School of Arts Academics Celebrate PhD Achievement
Four academics within the School of Arts - Dr Subeshini Moodley, Dr Phindile Dlamini, Dr Sandra Pitcher and Dr Anusha Sewchurran - graduated with PhDs from UKZN.
Moodley’s PhD dissertation titled: “Narrative Possibilities in a Postcolonial Context: Exploring Self-Reflexive Film as a Critical Articulation of the Stories of South African Hindu Women”, was sparked by her passion for film and her interest in feminist theory, combined with an eagerness to contribute to the upliftment of women.
‘I have a personal interest in feminist issues and how Indian women are represented through mainstream media. I felt that if women had the means to represent themselves, they would offer a challenge to current dominant representations of themselves,’ she said.
Moodley says it was challenging studying for her PhD as it meant juggling the roles of wife, mother, lecturer and student, so she had to constantly remind herself that she needed to complete this project because she owed it to many people, including the generations of women in her family.
Dlamini, an author of 40 isiZulu children’s books and translator of a significant number of children’s books from English into isiZulu, is passionate about publishing, linguistics and children’s books. Hence, her PhD research is multidisciplinary (an interface of literature, publishing, translation and applied linguistics).
‘It focuses on the translated graded readers (from English into isiZulu) that are currently prescribed by the National Department of Education for use in schools. It starts from selection of graded readers for translation, delves deep into the quality of the translated product and moves on to investigate the voices of the users (teachers) of the translated graded readers,’ she said.
Her findings indicate that in addition to ideological, cultural and linguistic factors, numerous dynamics (e.g. government policies, socio-political issues, stakeholders’ attitudes towards indigenous languages, and perceptions of users) also govern translations from English into South African indigenous languages (isiZulu in particular) and contribute to the quality of the translated product, positively or adversely. Most translation inaccuracies were prevalent in non-fiction graded readers, indicating a need for the fast-tracking of coining and standardisation of technical terms.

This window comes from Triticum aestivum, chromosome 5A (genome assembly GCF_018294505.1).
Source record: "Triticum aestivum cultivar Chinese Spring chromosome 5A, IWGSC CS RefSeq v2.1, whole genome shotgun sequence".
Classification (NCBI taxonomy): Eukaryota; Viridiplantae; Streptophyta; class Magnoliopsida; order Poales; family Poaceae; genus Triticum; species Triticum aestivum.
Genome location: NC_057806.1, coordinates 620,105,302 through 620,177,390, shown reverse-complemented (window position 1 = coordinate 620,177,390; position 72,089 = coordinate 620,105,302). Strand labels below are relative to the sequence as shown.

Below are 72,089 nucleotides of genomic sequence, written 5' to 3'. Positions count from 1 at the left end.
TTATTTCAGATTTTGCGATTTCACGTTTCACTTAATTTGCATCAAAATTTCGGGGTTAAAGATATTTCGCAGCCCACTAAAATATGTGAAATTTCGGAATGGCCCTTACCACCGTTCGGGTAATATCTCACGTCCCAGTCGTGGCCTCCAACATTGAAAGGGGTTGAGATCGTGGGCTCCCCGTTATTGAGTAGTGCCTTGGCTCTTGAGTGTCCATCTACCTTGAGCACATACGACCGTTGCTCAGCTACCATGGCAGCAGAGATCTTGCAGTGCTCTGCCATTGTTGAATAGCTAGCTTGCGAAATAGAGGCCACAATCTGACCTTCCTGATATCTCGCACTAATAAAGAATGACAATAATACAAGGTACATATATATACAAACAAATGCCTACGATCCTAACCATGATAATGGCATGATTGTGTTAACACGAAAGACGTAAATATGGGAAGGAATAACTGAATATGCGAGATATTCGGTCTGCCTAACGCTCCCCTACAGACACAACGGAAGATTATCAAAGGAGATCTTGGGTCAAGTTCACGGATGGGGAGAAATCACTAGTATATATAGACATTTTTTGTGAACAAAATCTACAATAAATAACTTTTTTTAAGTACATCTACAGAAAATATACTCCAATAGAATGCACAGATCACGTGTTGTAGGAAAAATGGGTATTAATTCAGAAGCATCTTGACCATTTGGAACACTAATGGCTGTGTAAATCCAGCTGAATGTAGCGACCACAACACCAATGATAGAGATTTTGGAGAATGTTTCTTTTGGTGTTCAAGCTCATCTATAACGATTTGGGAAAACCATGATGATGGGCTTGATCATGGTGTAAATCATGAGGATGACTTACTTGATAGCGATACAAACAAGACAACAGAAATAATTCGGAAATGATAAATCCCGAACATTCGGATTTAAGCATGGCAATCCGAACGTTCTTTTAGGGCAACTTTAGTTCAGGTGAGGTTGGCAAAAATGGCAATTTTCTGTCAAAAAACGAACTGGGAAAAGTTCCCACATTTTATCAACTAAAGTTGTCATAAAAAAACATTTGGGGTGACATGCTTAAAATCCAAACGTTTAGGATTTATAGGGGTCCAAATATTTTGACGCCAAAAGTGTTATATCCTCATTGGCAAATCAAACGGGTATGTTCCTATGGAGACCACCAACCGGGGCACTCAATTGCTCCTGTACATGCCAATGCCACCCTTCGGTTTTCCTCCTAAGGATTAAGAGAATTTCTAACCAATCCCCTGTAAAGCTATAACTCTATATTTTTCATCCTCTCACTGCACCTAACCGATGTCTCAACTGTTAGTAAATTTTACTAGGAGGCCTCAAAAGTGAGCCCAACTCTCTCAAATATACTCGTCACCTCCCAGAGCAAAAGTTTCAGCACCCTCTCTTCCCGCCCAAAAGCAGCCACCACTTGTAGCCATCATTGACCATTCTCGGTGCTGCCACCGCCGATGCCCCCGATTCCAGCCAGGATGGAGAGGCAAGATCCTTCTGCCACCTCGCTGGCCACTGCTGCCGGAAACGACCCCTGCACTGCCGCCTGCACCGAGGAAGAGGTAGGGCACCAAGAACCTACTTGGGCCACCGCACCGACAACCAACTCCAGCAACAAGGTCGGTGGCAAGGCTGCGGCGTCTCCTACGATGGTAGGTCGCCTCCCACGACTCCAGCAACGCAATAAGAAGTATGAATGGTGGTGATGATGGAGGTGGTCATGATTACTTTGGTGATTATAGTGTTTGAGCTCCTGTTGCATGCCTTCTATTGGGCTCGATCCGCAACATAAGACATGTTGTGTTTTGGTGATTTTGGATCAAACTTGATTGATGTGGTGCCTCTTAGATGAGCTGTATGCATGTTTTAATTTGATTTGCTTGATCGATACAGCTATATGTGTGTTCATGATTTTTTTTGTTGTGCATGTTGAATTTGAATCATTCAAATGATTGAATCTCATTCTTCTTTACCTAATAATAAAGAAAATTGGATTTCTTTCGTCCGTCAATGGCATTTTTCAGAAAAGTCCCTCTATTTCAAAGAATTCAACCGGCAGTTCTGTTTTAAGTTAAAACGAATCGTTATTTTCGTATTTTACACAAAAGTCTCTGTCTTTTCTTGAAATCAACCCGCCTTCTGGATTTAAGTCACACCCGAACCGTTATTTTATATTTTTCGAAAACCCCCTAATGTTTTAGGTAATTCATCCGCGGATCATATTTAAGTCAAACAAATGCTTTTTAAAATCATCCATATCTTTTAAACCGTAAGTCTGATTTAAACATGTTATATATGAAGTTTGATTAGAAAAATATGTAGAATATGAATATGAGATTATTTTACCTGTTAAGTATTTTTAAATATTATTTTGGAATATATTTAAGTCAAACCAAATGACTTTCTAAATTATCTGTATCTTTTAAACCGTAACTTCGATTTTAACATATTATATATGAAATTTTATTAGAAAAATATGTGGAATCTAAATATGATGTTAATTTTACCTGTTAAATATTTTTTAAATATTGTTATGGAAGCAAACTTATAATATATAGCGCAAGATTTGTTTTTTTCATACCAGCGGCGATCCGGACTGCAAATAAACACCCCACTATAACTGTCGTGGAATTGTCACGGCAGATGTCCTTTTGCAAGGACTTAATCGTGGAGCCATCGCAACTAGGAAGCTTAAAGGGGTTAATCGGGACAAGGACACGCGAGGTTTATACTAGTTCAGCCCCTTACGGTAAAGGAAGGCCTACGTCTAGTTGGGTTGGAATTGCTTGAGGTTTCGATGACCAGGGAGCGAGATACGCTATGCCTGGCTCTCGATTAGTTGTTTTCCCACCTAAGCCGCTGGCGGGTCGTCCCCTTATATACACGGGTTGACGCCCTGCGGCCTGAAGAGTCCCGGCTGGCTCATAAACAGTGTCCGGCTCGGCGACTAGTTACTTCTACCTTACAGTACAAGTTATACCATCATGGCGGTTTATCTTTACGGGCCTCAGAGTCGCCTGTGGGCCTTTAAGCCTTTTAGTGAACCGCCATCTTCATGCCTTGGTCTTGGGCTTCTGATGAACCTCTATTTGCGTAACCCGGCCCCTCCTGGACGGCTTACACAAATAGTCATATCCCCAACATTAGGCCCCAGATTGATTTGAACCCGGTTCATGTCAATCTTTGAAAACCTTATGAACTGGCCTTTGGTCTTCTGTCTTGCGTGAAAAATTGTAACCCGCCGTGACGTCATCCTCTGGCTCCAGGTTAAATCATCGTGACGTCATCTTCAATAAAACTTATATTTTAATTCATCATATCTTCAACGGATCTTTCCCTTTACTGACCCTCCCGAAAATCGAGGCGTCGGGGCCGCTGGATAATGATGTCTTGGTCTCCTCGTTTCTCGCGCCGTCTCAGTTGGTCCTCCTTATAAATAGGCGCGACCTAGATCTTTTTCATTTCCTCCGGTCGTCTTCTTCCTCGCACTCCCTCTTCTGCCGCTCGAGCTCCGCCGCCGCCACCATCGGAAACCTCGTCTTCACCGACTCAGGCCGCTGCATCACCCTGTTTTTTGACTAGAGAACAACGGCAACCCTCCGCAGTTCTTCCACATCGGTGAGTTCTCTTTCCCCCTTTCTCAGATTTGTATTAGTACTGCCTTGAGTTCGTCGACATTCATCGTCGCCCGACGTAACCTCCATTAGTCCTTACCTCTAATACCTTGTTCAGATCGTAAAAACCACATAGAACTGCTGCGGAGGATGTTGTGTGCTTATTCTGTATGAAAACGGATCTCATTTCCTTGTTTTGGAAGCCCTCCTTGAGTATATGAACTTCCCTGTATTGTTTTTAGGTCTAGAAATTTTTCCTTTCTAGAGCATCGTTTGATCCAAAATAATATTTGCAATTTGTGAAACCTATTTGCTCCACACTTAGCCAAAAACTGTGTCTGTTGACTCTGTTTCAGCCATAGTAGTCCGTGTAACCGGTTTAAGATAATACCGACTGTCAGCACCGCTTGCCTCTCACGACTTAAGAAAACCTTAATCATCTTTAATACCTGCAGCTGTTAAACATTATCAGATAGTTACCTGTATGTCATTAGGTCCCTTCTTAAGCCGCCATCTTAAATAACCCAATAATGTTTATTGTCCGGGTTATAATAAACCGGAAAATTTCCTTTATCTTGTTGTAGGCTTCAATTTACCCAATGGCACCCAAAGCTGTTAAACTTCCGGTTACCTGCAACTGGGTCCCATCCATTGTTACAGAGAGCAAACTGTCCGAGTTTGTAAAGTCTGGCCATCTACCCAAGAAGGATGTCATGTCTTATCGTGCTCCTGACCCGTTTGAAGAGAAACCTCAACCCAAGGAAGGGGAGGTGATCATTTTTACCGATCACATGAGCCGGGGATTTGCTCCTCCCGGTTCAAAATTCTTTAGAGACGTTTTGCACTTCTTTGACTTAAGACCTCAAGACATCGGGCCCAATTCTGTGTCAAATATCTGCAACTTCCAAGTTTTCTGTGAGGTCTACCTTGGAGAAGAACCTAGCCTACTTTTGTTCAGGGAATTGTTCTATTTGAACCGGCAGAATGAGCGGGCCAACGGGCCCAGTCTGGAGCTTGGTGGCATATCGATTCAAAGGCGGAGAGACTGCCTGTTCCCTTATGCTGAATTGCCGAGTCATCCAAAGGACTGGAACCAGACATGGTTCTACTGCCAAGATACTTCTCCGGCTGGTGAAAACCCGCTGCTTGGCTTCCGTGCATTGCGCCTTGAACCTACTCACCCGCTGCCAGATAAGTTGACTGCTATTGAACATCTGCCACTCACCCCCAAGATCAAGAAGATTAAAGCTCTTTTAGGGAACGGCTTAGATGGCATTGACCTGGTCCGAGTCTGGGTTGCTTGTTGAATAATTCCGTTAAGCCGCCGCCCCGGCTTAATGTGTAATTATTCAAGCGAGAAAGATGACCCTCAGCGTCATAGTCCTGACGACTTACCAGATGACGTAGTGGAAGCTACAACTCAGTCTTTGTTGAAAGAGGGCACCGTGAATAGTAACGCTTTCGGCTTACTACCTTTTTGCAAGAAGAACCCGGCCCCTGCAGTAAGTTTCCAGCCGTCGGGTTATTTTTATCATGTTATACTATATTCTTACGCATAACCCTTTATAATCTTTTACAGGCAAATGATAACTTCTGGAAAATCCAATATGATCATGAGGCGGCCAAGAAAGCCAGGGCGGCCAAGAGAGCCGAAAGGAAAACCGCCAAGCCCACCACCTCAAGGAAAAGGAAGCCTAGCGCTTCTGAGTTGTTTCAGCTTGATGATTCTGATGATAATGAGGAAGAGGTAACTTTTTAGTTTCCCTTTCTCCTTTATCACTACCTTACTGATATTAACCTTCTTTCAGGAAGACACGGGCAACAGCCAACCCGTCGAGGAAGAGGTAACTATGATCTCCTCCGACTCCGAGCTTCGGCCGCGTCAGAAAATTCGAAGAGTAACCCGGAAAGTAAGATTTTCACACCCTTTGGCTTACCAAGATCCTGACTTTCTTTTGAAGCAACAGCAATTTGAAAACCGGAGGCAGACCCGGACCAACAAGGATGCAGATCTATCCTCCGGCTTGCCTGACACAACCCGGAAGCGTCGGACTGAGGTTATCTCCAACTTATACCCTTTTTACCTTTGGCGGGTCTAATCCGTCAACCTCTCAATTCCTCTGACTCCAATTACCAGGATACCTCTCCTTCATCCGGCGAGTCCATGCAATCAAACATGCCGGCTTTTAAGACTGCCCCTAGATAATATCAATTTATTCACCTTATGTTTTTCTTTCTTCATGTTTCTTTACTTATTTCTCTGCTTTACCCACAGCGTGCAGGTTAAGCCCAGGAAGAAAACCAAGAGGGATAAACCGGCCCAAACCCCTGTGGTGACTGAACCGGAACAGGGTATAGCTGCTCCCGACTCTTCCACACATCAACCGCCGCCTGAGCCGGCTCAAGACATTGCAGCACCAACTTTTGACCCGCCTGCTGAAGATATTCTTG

Sewchurran, on the other hand, took a political economy approach to analyse the telecommunications industry in South Africa. ‘I think my research unearths some important questions about technology and how we use it. It shines a light on the quandaries of our unconditional acceptance of communication technology and highlights that we need to be more than a little circumspect when dealing with technology. I think the benefits will emerge as the writing emerges, depending on the level of activism generated from here on.’
Sewchurran will work extensively in this field trying to develop a consumer activist group. ‘Regulatory frameworks, be they local, regional or international, don’t seem to address provision and protection in equal and fair terms. This means that in our modern networked society, we cannot be over-reliant on the regulator. Consumer activism (outside the auspices of parastatal entities) is a more direct and real way to manage provision and protection within the context of telecommunication consumption.’
Pitcher’s PhD was inspired by the widely publicised legal battles between President Jacob Zuma and South African cartoonist Zapiro, and various debates which were raised in the press regarding limitations on free speech, after Zapiro published his Rape of Lady Justice cartoon in 2008.
The debates which ensued led her to consider the role of political cartoonists in a socially responsible press system, focusing particularly on Zapiro’s work. Consequently, her thesis tracks the historical development of political cartoons in South Africa, and focuses on how social responsibility has been interpreted in the South African context, with particular attention on the African concept of ubuntu.
‘My research found that Zapiro, while being offensive at times, is socially responsible. Completing my PhD was actually a lot of fun because the subject matter was so controversial. My studies have given me new insight into post-apartheid South Africa because the work of Zapiro offers interesting depth to the more widely publicised histories of the country,’ she said.
All four academics expressed gratitude to their family, friends and supervisors for continual support. Their future plans include building on more research in their respective fields.